Wednesday, May 29, 2013

Real Ponchos!

No idea if my review of their debut LP will see print, but I really enjoyed the Real Ponchos new EP; they do a tour kickoff gig tomorrow (that is, Thursday) at the Railway - maybe check'em out!

Tuesday, May 28, 2013

Robert Dayton returns for a Canned Hamm gig!

The closest I ever got to Stephen Hamm was back in the late 80's, when I saw the fabled Vancouver band Slow opening for the Cramps. I vividly remember bassist Hamm's meaty, hairy thighs, disturbingly visible through a slit in the nurse's uniform he was wearing (it's funny what you retain from a gig; I recall nothing else from that show as clearly). A few years later, I saw his subsequent band Tankhog, at the Cruel Elephant on Granville, but that's a gig I have only the vaguest memory of. Other than that, I know he and I have been in the same movie theatre now and then (because if you're someone like me, you can't help but notice when Big Hamm is in the room); but I can't say I know the guy at all.

However, I chatted with Robert "Little Hamm" Dayton a bit around the time of the release of the last July Fourth Toilet album, collecting material for an interview that never saw print. I had never really moved in his social circle and didn't really know what to make of him, exactly; the one July Fourth Toilet gig I saw was perhaps one of the most confusing, fascinating, unclassifiable musical experiences I have ever had (and also highly entertaining, largely because it WAS so singular). It is entirely possible some of his humour goes over my head, or perhaps crawls under my feet, or slithers between my legs (like his Canadian Romantic series, say: there is definitely some brilliance to the way he says "Canada spreads and opens," in that clip, pausing before he completes the phrase, but something about the experience still makes me want to flee it as quickly as possible. Is it an irony overdose? An inferiority complex - I fear I won't "get" it? Is he somehow intellectually, morally, or sexually threatening to me, by some complex mechanism I do not understand? I dunno, but these clips kind of freak me out, no less). All the same, Dayton once gave me a Harry Partch album, which is the sort of gift you don't get from everyone who passes through your life. (I later Paid It Forward and, getting a better copy of the same Harry Partch LP, gave the one he gave me to the Minimalist Jug Band). And for awhile back there, I learned to love and admire July Fourth Toilet Presents Balls Boogie Featuring Me and Bobby McGee - check out, for a ridiculously hard-rockin', oughta-be-a-Can-rock classic, the song "Kentucky Whore," where Dayton sounds strikingly like Joey Shithead...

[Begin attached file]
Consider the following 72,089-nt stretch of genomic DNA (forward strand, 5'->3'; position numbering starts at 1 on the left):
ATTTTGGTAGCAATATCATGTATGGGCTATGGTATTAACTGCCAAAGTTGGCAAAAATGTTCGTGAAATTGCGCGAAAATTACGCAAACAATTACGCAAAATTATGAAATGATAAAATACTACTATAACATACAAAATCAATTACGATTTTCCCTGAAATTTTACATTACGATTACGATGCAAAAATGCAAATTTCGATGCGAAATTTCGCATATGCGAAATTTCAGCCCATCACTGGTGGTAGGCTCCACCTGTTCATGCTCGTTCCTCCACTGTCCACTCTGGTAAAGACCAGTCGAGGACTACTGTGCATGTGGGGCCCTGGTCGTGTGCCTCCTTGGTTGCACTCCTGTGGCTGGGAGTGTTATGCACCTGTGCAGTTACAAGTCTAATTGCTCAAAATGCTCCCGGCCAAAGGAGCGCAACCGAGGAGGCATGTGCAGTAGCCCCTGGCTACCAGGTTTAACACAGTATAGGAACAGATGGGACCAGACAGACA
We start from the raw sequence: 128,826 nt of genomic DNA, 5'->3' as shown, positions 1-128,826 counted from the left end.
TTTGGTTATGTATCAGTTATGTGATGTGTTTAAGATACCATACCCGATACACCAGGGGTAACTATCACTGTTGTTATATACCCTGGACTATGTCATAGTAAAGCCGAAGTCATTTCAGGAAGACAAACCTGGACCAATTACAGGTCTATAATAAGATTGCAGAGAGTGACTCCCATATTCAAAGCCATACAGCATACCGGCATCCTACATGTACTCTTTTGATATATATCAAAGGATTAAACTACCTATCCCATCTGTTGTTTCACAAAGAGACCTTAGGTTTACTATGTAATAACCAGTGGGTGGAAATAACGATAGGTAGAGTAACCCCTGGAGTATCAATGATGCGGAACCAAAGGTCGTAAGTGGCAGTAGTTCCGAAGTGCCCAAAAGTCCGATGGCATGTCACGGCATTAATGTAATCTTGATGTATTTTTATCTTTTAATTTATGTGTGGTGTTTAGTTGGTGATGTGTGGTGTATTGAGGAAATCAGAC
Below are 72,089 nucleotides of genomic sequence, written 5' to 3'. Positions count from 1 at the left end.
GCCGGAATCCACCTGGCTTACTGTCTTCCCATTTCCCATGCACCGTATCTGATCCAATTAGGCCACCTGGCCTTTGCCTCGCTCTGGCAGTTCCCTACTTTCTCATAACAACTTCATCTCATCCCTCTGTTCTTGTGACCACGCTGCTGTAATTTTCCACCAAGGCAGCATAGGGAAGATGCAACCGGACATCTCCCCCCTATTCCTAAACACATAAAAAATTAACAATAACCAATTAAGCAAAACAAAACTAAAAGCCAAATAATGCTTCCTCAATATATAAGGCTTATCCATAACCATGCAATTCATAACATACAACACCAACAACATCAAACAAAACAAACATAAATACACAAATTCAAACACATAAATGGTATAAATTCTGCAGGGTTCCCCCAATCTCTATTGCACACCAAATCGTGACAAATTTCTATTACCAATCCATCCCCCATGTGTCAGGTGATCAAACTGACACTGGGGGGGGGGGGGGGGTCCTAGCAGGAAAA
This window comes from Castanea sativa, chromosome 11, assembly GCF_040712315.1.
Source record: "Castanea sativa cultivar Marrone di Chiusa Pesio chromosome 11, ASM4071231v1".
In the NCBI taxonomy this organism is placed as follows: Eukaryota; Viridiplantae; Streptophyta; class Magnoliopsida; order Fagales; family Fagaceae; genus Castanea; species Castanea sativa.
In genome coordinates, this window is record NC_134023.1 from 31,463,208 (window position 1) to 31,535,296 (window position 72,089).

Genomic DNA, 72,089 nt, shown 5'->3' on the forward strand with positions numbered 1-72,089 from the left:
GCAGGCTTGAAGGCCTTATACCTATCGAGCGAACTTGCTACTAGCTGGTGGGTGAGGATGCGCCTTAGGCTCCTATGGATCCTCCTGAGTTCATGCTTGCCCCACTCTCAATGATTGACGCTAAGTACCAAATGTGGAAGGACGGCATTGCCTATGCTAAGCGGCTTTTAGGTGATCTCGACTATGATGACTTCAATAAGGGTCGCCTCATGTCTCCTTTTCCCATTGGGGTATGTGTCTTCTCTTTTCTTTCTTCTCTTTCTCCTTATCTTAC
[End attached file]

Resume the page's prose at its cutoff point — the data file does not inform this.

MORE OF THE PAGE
In any event, I am happy to see that Dayton, who has been in Toronto of late, is returning to Vancouver for a Canned Hamm gig, occuring this June 1st (the same night as the SNFU listening party). It may seem a shocking shortcoming, but in truth, I have never seen Canned Hamm play live. I have at least one of their CDs, but I'm kind of afraid to listen to it, because I fear they will confuse and unsettle me in the same way the J4T gig did (or else that they will just annoy the heck out of me, or maybe both at the same time). Brief peeks at them on Youtube make me think of Barney the Dinosaur as filtered through the sensibility of John Waters. Since seeing them live has gotten to be a rare thing, I would certainly LIKE to be at the Canned Hamm concert Saturday, and amend my lack of experience, here, or at least decisively resolve whether I love them or dread them, but as things are, alas, I probably won't even be at the SNFU Listening Party... I will be in Maple Ridge watching a movie with my mother, like I am almost every weekend these days...

All the same, welcome back, Canned Hamm! I am glad you still exist, even if I have not yet chosen to experience you! I hope your audience is so big and appreciative you don't even miss me! Go work that Canned Hamm magic! Blessings! Joy! Peace!